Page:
If there comes a point when my parents are living with me or even nearby to me – whether in the house they’ve lived in for decades or somewhere new – I would want to ensure that I have strong roots in community. And that I could integrate my parents into this community. What I am imagining is a scenario where, while the bottom line for their care might come down to me, in effect they and I are all being cared for by a community that consists of much more than the my parents, my siblings and I and professional service providers, e.g. doctors.
Perhaps naively, I am sometimes imagining a scenario where I am living with my parents – only it is very different from the present situation. We are in a community where we know the majority of our neighbors, where my parents have friends and can walk down a colorful, vibrant street and feel safe, known and welcomed. They only need shoes on their feet to walk, however slowly, to a nearby coffee shop or grocery story. The neighborhood is multigenerational. Our house/apartment has a constant flow of people of all ages streaming through it.
My mother knits beautifully. My father gardens beautifully. I’ve not taken to either myself -but maybe someone else on the street relishes in learning tricks of the trade from them. Or maybe I do take up the spade, and with help from others and my dad directing from a chair, I cultivate a fruit and vegetable garden. If we aren’t living near my sister, maybe when I travel, neighbors are happy to check in on my parents or a friend stays over – a friend who has been to the house so many times that there is trust and camaraderie between them and my parents.
Ahh, but this is all very idyllic you say. People are too busy with just trying to care for their own families without helping others out. Maybe. What if this isn’t about one family helping out another? What if I am imagining a different paradigm rooted in mutuality rather than tit- for-tat, rooted in interdependence rather than independence? What if I am imagining community rooted in cultivating all of our resources to care for one another as though we are, in fact, extended family-regardless of blood and marriage ties?
I once met a woman who lives in a rural English village. When her husband was hit with a long term illness, she didn’t have to cook for one year. For one year, without her asking, people in her village supplied her and her husband with meals.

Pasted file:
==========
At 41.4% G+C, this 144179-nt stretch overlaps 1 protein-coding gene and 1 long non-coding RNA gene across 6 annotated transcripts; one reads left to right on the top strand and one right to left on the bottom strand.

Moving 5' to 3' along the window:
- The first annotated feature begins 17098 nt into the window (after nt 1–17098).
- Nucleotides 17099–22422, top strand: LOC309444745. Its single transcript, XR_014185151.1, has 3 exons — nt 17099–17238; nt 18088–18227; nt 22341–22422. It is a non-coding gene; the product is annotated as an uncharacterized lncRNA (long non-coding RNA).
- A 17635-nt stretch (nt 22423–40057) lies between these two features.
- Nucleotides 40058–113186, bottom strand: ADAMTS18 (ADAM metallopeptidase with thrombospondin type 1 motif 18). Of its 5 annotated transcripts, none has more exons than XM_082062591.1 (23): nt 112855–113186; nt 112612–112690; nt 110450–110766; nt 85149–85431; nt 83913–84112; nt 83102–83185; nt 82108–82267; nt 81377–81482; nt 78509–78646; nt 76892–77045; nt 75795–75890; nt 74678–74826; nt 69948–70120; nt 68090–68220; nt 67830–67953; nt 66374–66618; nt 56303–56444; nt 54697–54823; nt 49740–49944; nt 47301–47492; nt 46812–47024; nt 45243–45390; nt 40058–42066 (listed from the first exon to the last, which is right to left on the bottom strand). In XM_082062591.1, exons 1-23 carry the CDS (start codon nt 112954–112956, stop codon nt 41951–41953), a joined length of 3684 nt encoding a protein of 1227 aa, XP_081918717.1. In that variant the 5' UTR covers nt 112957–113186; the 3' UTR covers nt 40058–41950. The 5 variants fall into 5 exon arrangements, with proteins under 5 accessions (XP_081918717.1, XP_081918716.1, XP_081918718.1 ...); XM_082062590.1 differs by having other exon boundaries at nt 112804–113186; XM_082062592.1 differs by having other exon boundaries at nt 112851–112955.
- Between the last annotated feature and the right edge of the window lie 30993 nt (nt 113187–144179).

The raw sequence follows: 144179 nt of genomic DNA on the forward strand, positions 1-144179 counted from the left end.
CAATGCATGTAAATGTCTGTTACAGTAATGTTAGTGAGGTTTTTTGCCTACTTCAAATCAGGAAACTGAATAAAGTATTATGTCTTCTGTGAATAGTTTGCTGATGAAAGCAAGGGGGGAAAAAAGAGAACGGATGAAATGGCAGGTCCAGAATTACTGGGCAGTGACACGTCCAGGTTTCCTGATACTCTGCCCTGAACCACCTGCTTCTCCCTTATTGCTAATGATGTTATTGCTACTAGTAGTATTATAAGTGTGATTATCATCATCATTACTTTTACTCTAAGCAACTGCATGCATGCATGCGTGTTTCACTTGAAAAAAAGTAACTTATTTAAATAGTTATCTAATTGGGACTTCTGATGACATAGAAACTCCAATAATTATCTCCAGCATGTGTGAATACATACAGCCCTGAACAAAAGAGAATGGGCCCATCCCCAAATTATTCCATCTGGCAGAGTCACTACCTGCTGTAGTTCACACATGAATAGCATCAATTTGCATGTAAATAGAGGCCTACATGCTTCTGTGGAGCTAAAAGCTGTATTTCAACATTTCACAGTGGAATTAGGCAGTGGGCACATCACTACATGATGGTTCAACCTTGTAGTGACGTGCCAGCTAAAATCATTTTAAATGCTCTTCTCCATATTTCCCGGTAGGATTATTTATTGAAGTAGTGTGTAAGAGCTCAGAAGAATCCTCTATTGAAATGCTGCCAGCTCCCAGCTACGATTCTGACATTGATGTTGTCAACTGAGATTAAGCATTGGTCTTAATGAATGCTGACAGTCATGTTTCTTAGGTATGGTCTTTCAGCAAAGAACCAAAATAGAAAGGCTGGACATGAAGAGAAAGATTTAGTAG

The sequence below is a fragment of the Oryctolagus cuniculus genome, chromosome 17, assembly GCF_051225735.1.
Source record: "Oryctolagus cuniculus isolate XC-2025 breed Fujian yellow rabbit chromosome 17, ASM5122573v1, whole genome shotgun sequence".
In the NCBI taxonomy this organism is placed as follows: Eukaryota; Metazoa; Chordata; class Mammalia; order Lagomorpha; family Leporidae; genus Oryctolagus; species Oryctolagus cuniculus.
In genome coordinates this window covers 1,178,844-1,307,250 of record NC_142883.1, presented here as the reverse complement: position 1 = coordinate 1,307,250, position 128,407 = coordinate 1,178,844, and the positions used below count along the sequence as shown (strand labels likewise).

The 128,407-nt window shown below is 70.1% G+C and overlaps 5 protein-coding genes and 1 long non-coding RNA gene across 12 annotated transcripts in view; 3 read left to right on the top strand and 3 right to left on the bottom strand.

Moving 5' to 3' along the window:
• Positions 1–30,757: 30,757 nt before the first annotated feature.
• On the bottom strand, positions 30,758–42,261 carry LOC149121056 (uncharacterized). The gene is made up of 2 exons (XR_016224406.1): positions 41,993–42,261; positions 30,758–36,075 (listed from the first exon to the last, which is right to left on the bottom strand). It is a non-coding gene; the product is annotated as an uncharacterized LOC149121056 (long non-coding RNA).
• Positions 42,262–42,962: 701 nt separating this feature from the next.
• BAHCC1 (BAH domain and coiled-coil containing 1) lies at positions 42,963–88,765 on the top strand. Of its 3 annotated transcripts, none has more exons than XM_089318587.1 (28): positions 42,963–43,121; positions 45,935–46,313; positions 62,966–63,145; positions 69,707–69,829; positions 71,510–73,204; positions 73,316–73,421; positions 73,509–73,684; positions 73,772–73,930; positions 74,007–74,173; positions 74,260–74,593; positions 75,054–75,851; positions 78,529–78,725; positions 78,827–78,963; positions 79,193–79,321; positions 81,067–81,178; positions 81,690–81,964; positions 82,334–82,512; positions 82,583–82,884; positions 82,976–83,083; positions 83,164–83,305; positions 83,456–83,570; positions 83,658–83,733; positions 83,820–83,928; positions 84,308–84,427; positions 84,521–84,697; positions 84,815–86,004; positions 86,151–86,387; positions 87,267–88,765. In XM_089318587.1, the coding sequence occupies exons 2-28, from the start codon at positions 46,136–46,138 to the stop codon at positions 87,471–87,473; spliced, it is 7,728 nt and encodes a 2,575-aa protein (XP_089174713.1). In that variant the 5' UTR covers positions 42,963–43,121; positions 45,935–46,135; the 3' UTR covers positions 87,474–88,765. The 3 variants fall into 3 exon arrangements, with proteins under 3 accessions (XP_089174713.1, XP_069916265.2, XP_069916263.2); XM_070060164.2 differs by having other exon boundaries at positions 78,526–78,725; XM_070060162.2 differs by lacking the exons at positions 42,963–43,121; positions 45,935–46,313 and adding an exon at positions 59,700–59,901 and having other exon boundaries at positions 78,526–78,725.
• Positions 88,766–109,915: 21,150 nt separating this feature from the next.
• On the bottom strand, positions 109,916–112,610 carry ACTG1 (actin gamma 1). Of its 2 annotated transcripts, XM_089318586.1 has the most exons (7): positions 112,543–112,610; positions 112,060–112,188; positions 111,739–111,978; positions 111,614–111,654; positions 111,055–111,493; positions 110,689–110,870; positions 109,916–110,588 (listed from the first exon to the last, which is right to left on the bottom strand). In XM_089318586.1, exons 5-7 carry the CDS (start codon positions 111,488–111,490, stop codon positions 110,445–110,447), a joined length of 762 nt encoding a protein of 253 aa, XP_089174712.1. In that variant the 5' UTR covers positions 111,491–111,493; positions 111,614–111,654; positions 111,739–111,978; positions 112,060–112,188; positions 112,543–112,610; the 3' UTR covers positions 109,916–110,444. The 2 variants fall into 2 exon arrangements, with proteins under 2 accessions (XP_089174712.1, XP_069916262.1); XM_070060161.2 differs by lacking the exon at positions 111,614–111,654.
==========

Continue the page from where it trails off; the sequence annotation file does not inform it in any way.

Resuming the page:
I get the impression our situation isn’t unique. Sure, some aspects of it are very particular to our individual and group dynamics. But as I talk to my peers – those of us in our 40s and 50s with elderly parents – I find that many aspects of my family situation are shared by others.
It takes a village to raise a child.
It takes a village to care for our elders.
Right now I feel like asking: Can someone please tell me, where might I find the village?
Where might I find the village? Good question. I think the village is made up of people that you choose to be there for you, with you through the ups and downs of life. Most people want to be part of something larger than themselves, but they are too afraid or too proud to go after it. They don’t want to look desperate or needy or antiquated. Those of us who understand and appreciate the value of community have to create opportunities for people to come together, because it’s so easy to find reasons not to. Anywho, I love your blog…I’ll be sharing this post with my networks. Peace, T.
Tieshka! Thank you for this comment and for sharing this post with your networks. I’m glad you found value in it. I agree, the task at hand is to create and cultivate community in our lives and that we easily find reasons not to do so. A friend of mine makes a point of saying “Community is a VERB” and I think the is right! In solidarity and with gratitude. Veena